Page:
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Strong impetus for energy savings and energy efficiency
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The European Commission has today proposed a new set of measures for increased Energy Efficiency in order to put the EU targets back on track.

The cheapest energy of all is the type we don't consume. The countdown to achieving Europe's 20% energy efficiency target for 2020 has already begun but without increased action in the coming years, the EU will only achieve half of its target. This threatens our competitiveness, our fight to reduce CO2 emissions and our security of supply - all core issues that ultimately affect the consumer's bill for the worse.

    Strong impetus for energy savings and energy efficiency

    This proposal for this new directive brings forward measures to step up Member States' efforts to use energy more efficiently at all stages of the energy chain – from the transformation of energy and its distribution to its final consumption.

    "Our proposal aims at making the way we use energy in our daily life more efficient and at helping citizens, public authorities and the industry to better manage their energy consumption, which should also lead to a reduced energy bill. It also creates an important potential for new jobs throughout the EU", said Günther Oettinger, European Commissioner responsible for Energy.

    In a nutshell, the Commission proposes the following simple yet ambitious measures:

    • A legal obligation to establish energy saving schemes in all Member States: energy distributors or retail energy sales companies would be obliged to save 1.5 % annually on their energy sales, by volume, through the implementation of energy efficiency measures such as improving the efficiency of heating systems, installing double glazed windows or insulating roofs of final energy customers. Alternatively, Member States would also have the possibility to propose other energy savings mechanisms, for example, funding programmes or voluntary agreements that lead to equivalent results but are not based on obligations on energy companies.
    • Public sector to lead by example: public bodies would push for market uptake of energy efficient products and services through a legal obligation to purchase energy efficient buildings, products and services. They would have to progressively reduce the energy consumed on their own premises through annual renovation works covering at least 3% of their total floor area.
    • Major energy savings for consumers: easy and free-of-charge access to real-time and historical energy consumption data through accurate individual metering would empower consumers to better manage their energy consumption. Billing should be based on the actual consumption, reflecting data from the metering.
    • Industry: Incentives for SMEs to undergo energy audits and disseminate best practices while larger companies would be obliged to audit their energy consumption in order to identify potential for reduced energy consumption.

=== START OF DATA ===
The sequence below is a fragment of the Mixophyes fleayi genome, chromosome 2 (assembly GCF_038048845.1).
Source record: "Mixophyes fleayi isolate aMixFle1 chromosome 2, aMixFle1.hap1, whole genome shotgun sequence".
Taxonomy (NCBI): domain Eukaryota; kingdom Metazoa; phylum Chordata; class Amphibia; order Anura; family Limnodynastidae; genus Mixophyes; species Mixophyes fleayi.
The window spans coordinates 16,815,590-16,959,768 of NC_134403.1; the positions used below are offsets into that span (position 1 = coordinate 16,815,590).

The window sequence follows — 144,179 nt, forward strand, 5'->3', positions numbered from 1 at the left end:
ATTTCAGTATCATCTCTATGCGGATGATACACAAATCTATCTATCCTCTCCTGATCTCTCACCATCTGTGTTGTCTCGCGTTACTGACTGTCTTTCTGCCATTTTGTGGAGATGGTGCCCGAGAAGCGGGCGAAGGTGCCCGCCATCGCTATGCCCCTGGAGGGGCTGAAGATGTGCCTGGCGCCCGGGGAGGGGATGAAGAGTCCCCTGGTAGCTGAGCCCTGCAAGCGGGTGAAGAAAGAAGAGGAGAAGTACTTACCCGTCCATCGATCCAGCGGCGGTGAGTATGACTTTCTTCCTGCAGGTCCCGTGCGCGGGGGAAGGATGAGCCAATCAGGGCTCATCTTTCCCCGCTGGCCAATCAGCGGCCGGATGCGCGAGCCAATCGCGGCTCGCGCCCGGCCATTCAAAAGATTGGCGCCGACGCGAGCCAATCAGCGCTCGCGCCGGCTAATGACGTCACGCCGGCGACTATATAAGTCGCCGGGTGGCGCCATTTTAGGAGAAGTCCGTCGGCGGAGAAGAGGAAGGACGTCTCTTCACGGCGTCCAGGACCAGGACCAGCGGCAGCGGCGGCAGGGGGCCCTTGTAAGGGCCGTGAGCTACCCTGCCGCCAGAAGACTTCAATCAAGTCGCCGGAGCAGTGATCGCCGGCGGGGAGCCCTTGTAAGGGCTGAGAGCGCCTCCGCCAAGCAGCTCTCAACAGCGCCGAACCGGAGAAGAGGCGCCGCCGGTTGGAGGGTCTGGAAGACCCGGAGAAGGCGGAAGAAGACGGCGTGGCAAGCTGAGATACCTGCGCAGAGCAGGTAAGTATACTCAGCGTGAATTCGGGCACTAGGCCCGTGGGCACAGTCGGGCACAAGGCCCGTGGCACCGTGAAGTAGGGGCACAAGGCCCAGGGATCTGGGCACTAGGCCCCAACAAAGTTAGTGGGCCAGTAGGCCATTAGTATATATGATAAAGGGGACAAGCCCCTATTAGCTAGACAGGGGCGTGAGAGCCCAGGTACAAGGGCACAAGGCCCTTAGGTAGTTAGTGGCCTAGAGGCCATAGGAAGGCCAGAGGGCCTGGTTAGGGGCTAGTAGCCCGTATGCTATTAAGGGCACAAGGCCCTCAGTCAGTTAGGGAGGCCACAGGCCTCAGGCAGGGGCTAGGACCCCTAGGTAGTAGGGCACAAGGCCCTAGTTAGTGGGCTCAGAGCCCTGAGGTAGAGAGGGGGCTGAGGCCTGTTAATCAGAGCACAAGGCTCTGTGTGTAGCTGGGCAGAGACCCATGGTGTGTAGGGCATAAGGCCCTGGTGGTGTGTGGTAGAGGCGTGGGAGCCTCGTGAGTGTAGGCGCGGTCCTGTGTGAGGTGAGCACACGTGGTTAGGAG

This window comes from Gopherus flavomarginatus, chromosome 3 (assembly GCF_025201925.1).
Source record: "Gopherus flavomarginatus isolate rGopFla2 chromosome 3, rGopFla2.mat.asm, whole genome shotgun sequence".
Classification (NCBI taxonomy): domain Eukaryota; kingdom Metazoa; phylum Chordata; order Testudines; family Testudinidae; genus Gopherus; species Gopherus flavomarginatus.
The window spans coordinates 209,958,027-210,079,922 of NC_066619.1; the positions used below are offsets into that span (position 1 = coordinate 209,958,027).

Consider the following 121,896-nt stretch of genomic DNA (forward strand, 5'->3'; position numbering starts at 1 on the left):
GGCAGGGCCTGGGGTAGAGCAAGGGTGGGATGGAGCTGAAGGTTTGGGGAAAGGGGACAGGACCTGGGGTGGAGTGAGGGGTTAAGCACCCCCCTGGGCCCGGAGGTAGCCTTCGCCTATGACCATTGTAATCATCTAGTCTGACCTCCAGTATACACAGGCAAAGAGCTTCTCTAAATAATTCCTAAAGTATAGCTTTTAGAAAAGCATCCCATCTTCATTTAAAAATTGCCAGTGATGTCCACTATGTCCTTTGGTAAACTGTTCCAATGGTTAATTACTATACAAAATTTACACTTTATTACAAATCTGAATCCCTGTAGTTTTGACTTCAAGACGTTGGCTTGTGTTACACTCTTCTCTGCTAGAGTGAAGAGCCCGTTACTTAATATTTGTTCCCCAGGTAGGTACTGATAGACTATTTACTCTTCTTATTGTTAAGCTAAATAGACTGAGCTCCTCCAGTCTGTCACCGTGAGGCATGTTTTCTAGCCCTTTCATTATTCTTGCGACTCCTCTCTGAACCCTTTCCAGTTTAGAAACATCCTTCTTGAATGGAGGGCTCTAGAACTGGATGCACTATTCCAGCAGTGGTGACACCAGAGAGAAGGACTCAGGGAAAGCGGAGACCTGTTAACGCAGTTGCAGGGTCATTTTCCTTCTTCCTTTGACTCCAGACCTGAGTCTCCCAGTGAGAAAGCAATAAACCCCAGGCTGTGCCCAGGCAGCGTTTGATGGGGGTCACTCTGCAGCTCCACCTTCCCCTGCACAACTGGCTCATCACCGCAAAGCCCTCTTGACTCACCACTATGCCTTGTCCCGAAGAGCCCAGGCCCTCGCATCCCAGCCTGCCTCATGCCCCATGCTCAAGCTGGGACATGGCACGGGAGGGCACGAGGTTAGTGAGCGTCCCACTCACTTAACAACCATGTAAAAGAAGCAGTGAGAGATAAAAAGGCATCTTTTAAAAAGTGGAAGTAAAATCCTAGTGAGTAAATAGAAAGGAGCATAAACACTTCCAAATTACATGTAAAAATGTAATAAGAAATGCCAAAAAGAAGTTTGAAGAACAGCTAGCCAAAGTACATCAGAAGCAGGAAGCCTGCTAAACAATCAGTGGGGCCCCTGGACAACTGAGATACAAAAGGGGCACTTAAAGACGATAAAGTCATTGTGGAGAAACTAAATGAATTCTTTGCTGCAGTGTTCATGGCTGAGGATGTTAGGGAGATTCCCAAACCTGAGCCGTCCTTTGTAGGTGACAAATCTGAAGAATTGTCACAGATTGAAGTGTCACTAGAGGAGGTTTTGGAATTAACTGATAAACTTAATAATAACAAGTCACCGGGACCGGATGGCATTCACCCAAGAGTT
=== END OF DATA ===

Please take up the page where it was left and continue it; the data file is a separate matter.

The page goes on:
• Efficiency in energy generation: monitoring efficiency levels of new energy generation capacities, establishment of national heat and cooling plans as a basis for a sound planning of efficient heating and cooling infrastructures, including recovery of waste heat.
    • Energy transmission and distribution: achieving efficiency gains by ensuring that national energy regulators take energy efficiency criteria into account in their decisions, in particular when approving network tariffs.

    Background

    This Commission proposal follows the latest calls for action by the European Council (4th February 2011), Energy Council (10th June 2011) and European Parliament to achieve the objective to reduce the EU's anticipated energy consumption by 20% by 2020. Latest estimates made by the Commission, taking into account the national energy efficiency targets for 2020 that Member States have set for themselves in the context of the Europe 2020 strategy, show that the EU is still a long way from being able to achieve its objective.

    To meet this challenge, the European Commission has already first put forward, on 8 March 2011, a new Energy Efficiency Plan proposing a range of energy efficiency measures to be implemented throughout all economic sectors to achieve further energy savings. This plan has been warmly welcomed by the Energy Council and the European Parliament.

    Today, the Commission presents the legislative proposal for a Directive on energy efficiency that aims to create binding measures out of the key actions proposed in this Energy Efficiency Plan. It builds upon the existing Directives for Cogeneration and Energy Services1and merges them into one comprehensive legal instrument addressing energy efficiency in energy supply and in final energy consumption.

    The Directive also foresees that in 2014 the Commission will make an assessment of the progress made towards the EU's 20% energy efficiency objective for 2020 and, if necessary, bring forward a further legislative proposal to set mandatory national energy efficiency targets.

    Contacts :

    Marlene Holzner (+32 2 296 01 96)

    Nicole Bockstaller (+32 2 295 25 89)

     

    For more information, please contact the London press office on 020 7973 1971.
    Please note: all amounts expressed in sterling are for information purposes only.

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    Last update: 23/06/2011  |Top